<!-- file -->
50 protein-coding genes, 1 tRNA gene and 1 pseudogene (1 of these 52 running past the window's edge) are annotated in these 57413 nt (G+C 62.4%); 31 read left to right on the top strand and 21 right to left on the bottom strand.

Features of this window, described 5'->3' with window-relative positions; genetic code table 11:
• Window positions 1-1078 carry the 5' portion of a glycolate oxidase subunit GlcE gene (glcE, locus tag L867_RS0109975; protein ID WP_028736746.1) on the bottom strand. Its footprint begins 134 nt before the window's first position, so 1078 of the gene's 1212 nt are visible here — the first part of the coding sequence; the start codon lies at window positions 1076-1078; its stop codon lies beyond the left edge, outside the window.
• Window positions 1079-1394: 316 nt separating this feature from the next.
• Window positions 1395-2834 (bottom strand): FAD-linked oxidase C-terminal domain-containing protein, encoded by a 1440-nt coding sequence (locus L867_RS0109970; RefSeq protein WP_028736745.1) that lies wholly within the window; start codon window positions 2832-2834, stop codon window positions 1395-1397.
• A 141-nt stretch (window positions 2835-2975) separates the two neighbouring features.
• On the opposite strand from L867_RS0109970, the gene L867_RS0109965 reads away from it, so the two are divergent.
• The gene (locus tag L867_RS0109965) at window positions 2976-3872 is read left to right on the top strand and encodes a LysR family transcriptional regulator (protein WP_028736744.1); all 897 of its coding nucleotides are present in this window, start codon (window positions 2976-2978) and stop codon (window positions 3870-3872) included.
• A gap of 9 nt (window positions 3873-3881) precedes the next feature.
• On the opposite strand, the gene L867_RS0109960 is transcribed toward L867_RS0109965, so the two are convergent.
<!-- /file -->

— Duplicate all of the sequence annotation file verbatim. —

50 protein-coding genes, 1 tRNA gene and 1 pseudogene (1 of these 52 running past the window's edge) are annotated in these 57413 nt (G+C 62.4%); 31 read left to right on the top strand and 21 right to left on the bottom strand.

Features of this window, described 5'->3' with window-relative positions; genetic code table 11:
• Window positions 1-1078 carry the 5' portion of a glycolate oxidase subunit GlcE gene (glcE, locus tag L867_RS0109975; protein ID WP_028736746.1) on the bottom strand. Its footprint begins 134 nt before the window's first position, so 1078 of the gene's 1212 nt are visible here — the first part of the coding sequence; the start codon lies at window positions 1076-1078; its stop codon lies beyond the left edge, outside the window.
• Window positions 1079-1394: 316 nt separating this feature from the next.
• Window positions 1395-2834 (bottom strand): FAD-linked oxidase C-terminal domain-containing protein, encoded by a 1440-nt coding sequence (locus L867_RS0109970; RefSeq protein WP_028736745.1) that lies wholly within the window; start codon window positions 2832-2834, stop codon window positions 1395-1397.
• A 141-nt stretch (window positions 2835-2975) separates the two neighbouring features.
• On the opposite strand from L867_RS0109970, the gene L867_RS0109965 reads away from it, so the two are divergent.
• The gene (locus tag L867_RS0109965) at window positions 2976-3872 is read left to right on the top strand and encodes a LysR family transcriptional regulator (protein WP_028736744.1); all 897 of its coding nucleotides are present in this window, start codon (window positions 2976-2978) and stop codon (window positions 3870-3872) included.
• A gap of 9 nt (window positions 3873-3881) precedes the next feature.
• On the opposite strand, the gene L867_RS0109960 is transcribed toward L867_RS0109965, so the two are convergent.